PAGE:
What does the EU decision mean for the average boat owner?

Today’s announcement that the EU has decided not to renew our derogation on red diesel for use by private pleasure boats is one motorboat owners have dreaded, but what will it mean in real terms?
From 1 January 2007, each litre of fuel used for leisure has to carry the minimum rate of EU duty of 21p. Fishermen and other commercial users will continue to use red diesel at its existing tax of 6.44p.

Fears for the industry
As the UK has no provision for a new 21p/lt rate on diesel (nor a colour for it) the fears are that boats will have to use full-tax (just under 49p/lt – it’s just gone up) white diesel, as happens in most European countries. This will create all sorts of policing problems for the revenue, and supply problems for the distributors. The marine industry fears that UK boatbuilding industry, and the re-sale market for diesel powerboats will be badly hit.
However, the good news is that the UK government is very aware of the potential for lost revenue from this thriving market, and will probably be slow to react. When they do work out the maths, it may be that they will find a compromise. There are plenty of theories, such as the continued use of red diesel by all UK boats, but with leisure users paying a slightly higher rate at the pumps (commercial boats would carry exemption certificates).

Who is hardest hit?
So how bad is this news? PBO recently ran a ‘worse case scenario’ in our feature Seeing Red (see PBO 478), or click here to download a PDF . We produced an interesting comparison table based on an average season of 50 engine hours. Depending on the size of boat and its horsepower, the increased duty was between £90 a year for a displacement motorboat with a 50hp engine, up to £4,050 a year for a twin-screw planing boat with a pair of 480hp Caterpillar diesels.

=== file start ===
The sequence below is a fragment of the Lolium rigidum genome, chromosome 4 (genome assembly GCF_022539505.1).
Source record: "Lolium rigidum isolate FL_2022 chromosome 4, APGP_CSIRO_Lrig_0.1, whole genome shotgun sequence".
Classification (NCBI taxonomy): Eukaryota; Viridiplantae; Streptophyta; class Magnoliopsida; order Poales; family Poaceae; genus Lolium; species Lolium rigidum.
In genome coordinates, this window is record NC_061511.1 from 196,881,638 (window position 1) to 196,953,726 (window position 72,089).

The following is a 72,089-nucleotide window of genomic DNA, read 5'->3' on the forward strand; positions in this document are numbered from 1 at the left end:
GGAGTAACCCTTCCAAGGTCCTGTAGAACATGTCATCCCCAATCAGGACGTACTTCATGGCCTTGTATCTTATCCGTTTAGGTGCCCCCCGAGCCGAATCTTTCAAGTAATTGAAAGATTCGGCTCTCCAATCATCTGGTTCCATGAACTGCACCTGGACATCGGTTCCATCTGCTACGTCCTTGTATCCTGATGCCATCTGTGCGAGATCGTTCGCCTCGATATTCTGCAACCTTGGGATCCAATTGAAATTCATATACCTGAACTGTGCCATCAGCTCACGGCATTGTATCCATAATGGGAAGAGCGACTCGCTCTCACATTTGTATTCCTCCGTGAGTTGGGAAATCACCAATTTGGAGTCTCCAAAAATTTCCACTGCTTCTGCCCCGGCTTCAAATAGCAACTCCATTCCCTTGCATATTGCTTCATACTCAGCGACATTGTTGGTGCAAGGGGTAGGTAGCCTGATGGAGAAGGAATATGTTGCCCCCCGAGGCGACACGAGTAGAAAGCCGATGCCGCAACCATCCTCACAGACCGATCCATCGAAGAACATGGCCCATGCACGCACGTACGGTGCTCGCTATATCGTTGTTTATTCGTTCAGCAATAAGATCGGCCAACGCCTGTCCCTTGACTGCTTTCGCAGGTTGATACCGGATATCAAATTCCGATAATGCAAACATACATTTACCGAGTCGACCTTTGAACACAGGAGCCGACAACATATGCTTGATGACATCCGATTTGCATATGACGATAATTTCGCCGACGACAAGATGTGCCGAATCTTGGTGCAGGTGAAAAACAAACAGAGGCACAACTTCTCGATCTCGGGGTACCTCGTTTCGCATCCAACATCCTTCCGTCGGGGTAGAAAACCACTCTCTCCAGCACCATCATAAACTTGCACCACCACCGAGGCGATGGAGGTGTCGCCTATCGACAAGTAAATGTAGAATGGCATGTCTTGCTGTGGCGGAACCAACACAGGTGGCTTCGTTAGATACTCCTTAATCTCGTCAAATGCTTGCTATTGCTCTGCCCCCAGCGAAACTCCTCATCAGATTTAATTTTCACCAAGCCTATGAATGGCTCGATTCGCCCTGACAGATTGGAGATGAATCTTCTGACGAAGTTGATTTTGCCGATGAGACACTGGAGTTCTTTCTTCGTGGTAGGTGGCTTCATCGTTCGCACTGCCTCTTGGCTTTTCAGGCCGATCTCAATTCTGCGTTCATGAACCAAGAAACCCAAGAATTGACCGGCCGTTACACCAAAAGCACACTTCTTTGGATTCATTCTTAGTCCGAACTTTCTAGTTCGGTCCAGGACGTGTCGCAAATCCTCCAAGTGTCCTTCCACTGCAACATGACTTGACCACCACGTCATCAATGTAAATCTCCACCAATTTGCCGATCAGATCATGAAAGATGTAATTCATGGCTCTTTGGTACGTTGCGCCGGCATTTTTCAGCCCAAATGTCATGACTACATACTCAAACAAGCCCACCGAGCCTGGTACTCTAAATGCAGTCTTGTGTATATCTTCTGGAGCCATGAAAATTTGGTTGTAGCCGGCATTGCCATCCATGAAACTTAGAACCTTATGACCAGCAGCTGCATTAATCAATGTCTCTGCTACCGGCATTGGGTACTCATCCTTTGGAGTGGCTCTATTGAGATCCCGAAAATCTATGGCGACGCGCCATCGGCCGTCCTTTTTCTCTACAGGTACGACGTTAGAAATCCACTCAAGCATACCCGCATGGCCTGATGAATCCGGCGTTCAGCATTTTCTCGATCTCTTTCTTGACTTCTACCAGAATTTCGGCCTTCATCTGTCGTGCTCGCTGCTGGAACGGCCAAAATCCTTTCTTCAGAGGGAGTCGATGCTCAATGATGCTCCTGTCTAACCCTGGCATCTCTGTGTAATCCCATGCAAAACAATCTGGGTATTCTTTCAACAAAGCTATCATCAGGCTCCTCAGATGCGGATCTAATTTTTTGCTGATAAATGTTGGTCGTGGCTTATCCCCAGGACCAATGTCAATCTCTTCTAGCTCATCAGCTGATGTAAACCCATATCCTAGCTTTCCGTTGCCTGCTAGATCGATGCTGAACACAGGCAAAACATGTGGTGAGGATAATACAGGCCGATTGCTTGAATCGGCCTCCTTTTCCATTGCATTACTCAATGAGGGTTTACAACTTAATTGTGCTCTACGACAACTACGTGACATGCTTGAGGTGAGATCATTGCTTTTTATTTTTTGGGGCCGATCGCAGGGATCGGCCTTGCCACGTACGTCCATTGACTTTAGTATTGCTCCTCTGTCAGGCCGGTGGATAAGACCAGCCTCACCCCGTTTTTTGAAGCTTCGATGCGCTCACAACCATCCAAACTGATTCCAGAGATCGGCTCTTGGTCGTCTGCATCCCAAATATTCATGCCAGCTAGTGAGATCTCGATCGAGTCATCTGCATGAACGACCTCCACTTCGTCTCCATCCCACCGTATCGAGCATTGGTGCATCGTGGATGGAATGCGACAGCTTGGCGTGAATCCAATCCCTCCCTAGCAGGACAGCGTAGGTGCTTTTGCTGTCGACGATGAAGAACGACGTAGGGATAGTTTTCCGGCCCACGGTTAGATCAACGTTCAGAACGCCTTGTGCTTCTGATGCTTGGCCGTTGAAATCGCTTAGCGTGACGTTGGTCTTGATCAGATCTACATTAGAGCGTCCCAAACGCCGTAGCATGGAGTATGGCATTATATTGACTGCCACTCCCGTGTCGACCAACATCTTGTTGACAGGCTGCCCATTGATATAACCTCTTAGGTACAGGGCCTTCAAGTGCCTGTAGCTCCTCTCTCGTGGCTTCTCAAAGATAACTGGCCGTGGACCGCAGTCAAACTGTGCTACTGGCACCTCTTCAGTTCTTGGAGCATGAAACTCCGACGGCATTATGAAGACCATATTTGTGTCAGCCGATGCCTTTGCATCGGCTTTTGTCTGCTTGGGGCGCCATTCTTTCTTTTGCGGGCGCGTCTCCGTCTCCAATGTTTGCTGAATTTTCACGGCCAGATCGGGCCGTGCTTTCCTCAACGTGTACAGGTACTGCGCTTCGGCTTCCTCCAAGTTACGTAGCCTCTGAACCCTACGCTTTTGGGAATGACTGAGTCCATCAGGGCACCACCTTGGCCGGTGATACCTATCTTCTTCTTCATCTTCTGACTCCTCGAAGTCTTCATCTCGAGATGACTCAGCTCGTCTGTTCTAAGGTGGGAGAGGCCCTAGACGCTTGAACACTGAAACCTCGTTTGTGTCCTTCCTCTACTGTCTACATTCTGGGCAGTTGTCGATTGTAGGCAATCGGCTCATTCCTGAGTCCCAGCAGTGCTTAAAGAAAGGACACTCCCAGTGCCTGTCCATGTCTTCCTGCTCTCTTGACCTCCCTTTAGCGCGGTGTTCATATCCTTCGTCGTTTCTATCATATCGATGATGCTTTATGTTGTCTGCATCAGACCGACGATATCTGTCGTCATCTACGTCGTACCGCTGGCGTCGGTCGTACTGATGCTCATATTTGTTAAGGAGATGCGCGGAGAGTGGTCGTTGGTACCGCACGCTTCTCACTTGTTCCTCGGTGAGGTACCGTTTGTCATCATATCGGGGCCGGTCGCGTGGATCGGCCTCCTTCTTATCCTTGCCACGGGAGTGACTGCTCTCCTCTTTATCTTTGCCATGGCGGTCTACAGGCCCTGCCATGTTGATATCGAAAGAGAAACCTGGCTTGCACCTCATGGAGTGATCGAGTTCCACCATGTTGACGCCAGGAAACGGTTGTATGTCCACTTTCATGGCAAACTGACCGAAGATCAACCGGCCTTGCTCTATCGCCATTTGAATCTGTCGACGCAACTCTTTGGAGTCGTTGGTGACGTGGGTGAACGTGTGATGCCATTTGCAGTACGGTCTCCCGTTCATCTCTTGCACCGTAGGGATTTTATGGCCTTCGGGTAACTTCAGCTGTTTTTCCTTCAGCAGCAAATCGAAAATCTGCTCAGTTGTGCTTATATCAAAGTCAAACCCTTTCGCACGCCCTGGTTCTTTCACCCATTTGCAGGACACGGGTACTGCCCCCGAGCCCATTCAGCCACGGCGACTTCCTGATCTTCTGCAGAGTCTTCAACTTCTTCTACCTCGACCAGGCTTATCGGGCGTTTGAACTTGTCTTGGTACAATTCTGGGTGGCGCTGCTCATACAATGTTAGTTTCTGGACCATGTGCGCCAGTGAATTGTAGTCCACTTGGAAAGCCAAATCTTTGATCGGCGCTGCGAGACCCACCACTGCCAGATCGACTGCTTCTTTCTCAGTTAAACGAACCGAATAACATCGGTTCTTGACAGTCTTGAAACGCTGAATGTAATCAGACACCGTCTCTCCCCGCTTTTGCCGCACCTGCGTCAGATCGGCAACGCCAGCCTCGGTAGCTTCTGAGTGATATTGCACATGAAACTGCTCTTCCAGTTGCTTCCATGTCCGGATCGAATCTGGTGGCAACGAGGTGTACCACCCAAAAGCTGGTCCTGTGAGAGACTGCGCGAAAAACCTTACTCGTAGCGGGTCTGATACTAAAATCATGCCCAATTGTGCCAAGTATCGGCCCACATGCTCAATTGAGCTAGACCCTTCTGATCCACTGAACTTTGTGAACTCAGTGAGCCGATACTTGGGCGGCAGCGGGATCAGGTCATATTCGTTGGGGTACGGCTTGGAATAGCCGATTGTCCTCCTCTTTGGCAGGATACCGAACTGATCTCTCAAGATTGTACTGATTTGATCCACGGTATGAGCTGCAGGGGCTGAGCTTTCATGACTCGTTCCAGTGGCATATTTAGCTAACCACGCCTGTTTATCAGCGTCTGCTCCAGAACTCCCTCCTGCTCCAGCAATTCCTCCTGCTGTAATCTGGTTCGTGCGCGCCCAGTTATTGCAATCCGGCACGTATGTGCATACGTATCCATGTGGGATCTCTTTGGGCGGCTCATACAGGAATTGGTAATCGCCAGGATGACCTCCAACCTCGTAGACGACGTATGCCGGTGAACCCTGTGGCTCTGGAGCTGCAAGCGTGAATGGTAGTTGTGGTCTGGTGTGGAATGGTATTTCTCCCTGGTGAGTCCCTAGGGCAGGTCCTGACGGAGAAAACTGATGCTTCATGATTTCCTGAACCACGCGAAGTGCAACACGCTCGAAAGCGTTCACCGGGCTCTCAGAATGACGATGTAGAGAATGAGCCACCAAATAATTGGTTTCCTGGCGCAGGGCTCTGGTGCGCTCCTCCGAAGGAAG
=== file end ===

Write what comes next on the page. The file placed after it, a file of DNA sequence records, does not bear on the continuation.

Worst hit, perhaps, are the people who can least afford road prices – the thousands of pensioners who are cruising the UK’s waterways in liveaboard narrow boats. Red diesel is used for everything from heating and cooking to producing electricity, and the average bills would rise by over £300 a year.
All we can do now is wait to see what the UK government will do. Hopefully they will take a leaf out of Norway’s book. This non-EU country recently decided to throw out proposed increases in marine fuel duty, and the latest issue of Batliv magazine shows triumphant boaters waving clenched fists of victory. We doubt that will happen – our government tend to do as they are told by Europe – but they may well soften the blow as much as they can. For the moment, it will be business as usual, and possibly some way into the New Year as the government gets to grip with the decision.